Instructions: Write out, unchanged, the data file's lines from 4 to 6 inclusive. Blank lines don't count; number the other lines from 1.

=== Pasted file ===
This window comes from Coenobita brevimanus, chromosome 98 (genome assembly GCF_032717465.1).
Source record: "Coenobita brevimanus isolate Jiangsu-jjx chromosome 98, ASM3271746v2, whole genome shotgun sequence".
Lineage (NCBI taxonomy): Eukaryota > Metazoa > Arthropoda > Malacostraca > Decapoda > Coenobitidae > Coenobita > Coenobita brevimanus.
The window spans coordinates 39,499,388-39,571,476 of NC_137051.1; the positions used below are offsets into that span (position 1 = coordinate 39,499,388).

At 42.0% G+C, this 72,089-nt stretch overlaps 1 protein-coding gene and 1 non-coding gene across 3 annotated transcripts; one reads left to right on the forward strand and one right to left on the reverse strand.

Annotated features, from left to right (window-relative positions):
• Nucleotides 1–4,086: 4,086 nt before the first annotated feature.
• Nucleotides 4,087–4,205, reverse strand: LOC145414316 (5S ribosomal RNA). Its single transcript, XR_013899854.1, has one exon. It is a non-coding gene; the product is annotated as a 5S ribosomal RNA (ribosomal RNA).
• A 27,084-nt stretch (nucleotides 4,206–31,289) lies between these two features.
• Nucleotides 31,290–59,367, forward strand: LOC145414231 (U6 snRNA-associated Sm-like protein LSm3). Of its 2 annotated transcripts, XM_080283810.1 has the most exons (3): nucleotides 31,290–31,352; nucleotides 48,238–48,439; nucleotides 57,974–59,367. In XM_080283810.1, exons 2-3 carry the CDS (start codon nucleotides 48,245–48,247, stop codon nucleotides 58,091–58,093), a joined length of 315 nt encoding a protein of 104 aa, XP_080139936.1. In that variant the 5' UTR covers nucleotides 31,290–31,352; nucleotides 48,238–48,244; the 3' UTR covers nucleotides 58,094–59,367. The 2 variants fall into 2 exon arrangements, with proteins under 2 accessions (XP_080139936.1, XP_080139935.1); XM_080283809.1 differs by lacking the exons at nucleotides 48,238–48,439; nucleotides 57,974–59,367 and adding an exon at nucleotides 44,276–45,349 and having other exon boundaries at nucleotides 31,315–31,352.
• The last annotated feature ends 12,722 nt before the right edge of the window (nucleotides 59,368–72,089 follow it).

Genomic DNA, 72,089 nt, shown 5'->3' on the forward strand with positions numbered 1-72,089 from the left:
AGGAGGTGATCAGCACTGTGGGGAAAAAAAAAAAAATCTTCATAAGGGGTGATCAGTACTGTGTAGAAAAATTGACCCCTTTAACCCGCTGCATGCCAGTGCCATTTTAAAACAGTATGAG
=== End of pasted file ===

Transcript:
The window spans coordinates 39,499,388-39,571,476 of NC_137051.1; the positions used below are offsets into that span (position 1 = coordinate 39,499,388).

At 42.0% G+C, this 72,089-nt stretch overlaps 1 protein-coding gene and 1 non-coding gene across 3 annotated transcripts; one reads left to right on the forward strand and one right to left on the reverse strand.

Annotated features, from left to right (window-relative positions):